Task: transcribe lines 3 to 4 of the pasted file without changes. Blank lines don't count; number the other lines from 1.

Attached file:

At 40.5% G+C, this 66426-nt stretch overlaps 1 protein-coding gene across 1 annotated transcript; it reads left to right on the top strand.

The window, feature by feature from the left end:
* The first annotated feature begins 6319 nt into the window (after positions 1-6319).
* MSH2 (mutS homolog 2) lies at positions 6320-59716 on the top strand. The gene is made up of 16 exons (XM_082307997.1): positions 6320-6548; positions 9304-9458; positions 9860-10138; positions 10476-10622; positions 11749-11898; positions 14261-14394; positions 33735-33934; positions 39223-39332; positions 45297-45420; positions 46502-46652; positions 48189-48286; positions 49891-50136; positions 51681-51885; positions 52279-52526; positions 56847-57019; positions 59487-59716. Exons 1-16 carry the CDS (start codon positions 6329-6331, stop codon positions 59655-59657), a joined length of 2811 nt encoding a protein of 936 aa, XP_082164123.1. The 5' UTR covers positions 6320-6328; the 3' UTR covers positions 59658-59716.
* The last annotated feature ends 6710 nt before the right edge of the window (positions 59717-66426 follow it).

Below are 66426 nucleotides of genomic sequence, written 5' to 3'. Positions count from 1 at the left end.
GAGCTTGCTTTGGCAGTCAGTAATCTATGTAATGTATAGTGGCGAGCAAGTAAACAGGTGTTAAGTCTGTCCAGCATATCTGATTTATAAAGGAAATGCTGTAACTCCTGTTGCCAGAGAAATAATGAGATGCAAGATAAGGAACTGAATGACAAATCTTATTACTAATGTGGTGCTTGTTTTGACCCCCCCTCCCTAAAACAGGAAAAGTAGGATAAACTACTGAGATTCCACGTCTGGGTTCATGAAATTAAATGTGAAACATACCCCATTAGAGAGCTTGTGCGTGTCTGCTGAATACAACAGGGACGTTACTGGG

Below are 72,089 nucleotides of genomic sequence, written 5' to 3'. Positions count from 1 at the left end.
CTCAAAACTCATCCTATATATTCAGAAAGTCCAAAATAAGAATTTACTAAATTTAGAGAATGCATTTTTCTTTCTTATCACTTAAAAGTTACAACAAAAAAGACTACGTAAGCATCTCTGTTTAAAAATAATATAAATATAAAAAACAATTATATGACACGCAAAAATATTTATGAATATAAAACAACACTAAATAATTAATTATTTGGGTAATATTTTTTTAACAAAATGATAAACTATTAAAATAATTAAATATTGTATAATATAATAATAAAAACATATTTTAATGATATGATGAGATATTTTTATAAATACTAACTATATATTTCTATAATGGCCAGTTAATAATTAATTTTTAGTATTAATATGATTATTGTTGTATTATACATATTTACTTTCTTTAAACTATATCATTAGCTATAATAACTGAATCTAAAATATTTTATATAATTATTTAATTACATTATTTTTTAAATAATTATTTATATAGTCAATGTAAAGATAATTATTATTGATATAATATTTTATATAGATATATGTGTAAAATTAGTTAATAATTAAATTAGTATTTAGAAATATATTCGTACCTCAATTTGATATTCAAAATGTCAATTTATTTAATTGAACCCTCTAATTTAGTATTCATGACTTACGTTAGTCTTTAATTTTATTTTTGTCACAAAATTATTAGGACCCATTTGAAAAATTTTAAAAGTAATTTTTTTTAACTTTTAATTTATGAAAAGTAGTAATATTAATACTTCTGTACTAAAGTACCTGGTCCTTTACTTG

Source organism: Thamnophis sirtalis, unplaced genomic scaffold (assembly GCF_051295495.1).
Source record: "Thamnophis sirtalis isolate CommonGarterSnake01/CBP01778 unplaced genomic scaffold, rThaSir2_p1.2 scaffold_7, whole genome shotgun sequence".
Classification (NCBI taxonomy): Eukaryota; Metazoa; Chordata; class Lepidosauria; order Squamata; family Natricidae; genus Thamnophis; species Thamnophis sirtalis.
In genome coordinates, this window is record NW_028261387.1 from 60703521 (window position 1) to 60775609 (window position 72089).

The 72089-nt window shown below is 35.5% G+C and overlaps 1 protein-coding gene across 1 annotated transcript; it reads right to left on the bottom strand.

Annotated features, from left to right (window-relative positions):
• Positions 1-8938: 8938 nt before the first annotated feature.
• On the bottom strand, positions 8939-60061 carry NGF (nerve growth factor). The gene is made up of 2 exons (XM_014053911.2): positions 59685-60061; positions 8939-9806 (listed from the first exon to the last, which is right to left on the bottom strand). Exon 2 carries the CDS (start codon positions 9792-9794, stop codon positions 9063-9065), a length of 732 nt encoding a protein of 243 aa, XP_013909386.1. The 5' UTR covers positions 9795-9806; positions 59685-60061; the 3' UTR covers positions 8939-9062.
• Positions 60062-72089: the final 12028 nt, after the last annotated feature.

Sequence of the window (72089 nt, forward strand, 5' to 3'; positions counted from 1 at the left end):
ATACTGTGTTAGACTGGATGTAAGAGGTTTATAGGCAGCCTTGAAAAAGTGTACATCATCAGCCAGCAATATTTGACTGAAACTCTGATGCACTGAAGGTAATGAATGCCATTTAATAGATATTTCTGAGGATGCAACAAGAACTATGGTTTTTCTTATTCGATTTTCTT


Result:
* The first annotated feature begins 6319 nt into the window (after positions 1-6319).
* MSH2 (mutS homolog 2) lies at positions 6320-59716 on the top strand. The gene is made up of 16 exons (XM_082307997.1): positions 6320-6548; positions 9304-9458; positions 9860-10138; positions 10476-10622; positions 11749-11898; positions 14261-14394; positions 33735-33934; positions 39223-39332; positions 45297-45420; positions 46502-46652; positions 48189-48286; positions 49891-50136; positions 51681-51885; positions 52279-52526; positions 56847-57019; positions 59487-59716. Exons 1-16 carry the CDS (start codon positions 6329-6331, stop codon positions 59655-59657), a joined length of 2811 nt encoding a protein of 936 aa, XP_082164123.1. The 5' UTR covers positions 6320-6328; the 3' UTR covers positions 59658-59716.